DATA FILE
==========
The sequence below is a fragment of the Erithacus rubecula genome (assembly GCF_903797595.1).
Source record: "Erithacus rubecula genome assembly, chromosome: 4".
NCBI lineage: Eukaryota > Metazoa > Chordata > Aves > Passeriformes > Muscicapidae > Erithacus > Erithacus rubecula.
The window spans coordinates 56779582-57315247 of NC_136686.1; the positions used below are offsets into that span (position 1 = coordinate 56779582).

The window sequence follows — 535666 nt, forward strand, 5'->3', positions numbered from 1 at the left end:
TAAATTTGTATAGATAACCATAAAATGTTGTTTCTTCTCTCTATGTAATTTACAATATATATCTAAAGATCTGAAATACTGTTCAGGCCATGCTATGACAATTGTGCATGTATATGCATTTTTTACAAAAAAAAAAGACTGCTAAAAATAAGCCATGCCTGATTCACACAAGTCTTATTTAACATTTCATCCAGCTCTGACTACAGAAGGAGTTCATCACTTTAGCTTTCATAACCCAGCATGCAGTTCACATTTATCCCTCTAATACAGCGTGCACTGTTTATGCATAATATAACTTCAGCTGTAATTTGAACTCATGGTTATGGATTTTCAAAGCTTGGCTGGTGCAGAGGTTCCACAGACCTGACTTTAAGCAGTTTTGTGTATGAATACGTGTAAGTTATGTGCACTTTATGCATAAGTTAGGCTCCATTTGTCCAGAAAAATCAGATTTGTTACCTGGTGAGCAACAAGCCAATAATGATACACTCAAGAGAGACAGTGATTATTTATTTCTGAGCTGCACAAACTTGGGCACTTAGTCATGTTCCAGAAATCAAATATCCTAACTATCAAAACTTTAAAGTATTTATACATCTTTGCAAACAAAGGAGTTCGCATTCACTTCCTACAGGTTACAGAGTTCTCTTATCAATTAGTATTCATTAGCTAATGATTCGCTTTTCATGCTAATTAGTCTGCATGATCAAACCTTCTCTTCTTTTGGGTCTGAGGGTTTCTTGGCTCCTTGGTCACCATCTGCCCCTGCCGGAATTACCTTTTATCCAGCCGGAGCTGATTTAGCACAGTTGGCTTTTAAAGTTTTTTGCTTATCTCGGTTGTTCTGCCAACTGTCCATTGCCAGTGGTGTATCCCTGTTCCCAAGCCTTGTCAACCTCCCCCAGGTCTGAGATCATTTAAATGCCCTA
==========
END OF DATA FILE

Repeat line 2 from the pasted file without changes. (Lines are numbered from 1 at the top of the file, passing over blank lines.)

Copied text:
Source record: "Erithacus rubecula genome assembly, chromosome: 4".